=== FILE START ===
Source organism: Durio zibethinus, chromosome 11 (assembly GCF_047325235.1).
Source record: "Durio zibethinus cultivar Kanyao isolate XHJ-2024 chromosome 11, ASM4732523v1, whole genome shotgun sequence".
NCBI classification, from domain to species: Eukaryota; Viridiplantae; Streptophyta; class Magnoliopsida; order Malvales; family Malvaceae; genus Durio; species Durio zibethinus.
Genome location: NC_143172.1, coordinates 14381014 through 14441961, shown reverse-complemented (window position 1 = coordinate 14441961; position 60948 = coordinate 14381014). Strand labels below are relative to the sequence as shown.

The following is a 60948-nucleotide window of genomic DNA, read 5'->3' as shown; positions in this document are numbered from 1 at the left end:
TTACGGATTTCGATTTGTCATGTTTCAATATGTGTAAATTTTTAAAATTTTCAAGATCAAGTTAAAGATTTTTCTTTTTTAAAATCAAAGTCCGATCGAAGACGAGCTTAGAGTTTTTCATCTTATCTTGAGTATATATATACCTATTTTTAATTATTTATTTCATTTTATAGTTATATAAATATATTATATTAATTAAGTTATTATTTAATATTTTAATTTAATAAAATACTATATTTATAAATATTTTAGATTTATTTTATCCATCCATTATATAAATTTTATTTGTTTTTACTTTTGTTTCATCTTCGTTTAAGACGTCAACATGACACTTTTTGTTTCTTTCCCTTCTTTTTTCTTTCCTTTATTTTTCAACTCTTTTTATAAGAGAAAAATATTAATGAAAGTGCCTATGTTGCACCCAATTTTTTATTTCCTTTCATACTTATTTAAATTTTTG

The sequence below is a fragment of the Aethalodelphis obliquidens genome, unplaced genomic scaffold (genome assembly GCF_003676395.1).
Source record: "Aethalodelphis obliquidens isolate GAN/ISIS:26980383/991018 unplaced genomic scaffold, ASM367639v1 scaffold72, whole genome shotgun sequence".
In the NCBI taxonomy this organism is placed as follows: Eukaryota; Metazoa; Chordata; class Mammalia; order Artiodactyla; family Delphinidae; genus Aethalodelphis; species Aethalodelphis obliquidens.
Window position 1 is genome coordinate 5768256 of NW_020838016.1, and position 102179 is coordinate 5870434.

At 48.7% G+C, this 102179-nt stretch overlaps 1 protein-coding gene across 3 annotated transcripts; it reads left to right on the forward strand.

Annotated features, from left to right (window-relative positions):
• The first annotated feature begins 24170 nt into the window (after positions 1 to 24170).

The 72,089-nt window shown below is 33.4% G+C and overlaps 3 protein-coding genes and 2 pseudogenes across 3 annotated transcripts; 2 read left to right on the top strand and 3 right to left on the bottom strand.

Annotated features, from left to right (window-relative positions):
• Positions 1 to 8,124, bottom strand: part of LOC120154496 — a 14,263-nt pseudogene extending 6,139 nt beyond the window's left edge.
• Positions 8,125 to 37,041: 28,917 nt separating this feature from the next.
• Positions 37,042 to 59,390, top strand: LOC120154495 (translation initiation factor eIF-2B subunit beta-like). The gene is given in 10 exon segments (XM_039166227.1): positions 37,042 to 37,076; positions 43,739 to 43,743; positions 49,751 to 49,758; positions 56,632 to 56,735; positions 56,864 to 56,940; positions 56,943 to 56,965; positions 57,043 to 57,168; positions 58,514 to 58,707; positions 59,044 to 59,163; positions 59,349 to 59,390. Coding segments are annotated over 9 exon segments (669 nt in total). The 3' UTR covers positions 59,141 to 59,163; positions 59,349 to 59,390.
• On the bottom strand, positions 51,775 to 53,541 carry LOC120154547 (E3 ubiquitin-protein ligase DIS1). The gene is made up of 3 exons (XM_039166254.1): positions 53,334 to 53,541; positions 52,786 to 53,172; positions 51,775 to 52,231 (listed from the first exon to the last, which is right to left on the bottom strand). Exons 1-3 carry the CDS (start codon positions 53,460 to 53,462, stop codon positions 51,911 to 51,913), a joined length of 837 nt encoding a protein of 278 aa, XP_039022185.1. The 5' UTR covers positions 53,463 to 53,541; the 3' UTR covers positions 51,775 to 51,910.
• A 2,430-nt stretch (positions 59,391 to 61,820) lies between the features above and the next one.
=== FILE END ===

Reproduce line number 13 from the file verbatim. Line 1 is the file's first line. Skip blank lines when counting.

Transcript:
• The first annotated feature begins 24170 nt into the window (after positions 1 to 24170).